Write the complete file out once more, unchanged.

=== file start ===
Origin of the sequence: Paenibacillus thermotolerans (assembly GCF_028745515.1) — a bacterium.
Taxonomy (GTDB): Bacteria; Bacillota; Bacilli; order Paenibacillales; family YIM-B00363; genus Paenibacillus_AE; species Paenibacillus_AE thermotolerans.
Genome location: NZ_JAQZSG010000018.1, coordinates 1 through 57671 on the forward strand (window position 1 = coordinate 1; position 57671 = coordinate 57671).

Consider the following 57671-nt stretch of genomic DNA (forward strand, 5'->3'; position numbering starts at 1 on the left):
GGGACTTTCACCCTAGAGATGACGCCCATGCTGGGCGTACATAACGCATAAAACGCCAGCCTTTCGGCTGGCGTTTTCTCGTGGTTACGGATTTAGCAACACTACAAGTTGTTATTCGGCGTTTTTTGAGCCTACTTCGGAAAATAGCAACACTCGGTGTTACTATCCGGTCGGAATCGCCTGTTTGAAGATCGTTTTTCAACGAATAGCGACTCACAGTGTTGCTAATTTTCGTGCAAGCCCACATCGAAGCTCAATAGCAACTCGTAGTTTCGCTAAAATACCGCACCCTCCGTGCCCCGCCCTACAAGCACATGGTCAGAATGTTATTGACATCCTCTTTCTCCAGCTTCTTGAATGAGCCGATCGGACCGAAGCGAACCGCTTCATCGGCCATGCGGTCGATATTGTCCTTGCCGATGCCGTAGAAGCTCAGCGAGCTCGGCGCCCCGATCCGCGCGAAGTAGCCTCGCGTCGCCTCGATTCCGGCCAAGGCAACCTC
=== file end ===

Origin of the sequence: Paenibacillus thermotolerans (assembly GCF_028745515.1) — a bacterium.
Taxonomy (GTDB): Bacteria; Bacillota; Bacilli; order Paenibacillales; family YIM-B00363; genus Paenibacillus_AE; species Paenibacillus_AE thermotolerans.
Genome location: NZ_JAQZSG010000018.1, coordinates 1 through 57671 on the forward strand (window position 1 = coordinate 1; position 57671 = coordinate 57671).

Consider the following 57671-nt stretch of genomic DNA (forward strand, 5'->3'; position numbering starts at 1 on the left):
GGGACTTTCACCCTAGAGATGACGCCCATGCTGGGCGTACATAACGCATAAAACGCCAGCCTTTCGGCTGGCGTTTTCTCGTGGTTACGGATTTAGCAACACTACAAGTTGTTATTCGGCGTTTTTTGAGCCTACTTCGGAAAATAGCAACACTCGGTGTTACTATCCGGTCGGAATCGCCTGTTTGAAGATCGTTTTTCAACGAATAGCGACTCACAGTGTTGCTAATTTTCGTGCAAGCCCACATCGAAGCTCAATAGCAACTCGTAGTTTCGCTAAAATACCGCACCCTCCGTGCCCCGCCCTACAAGCACATGGTCAGAATGTTATTGACATCCTCTTTCTCCAGCTTCTTGAATGAGCCGATCGGACCGAAGCGAACCGCTTCATCGGCCATGCGGTCGATATTGTCCTTGCCGATGCCGTAGAAGCTCAGCGAGCTCGGCGCCCCGATCCGCGCGAAGTAGCCTCGCGTCGCCTCGATTCCGGCCAAGGCAACCTC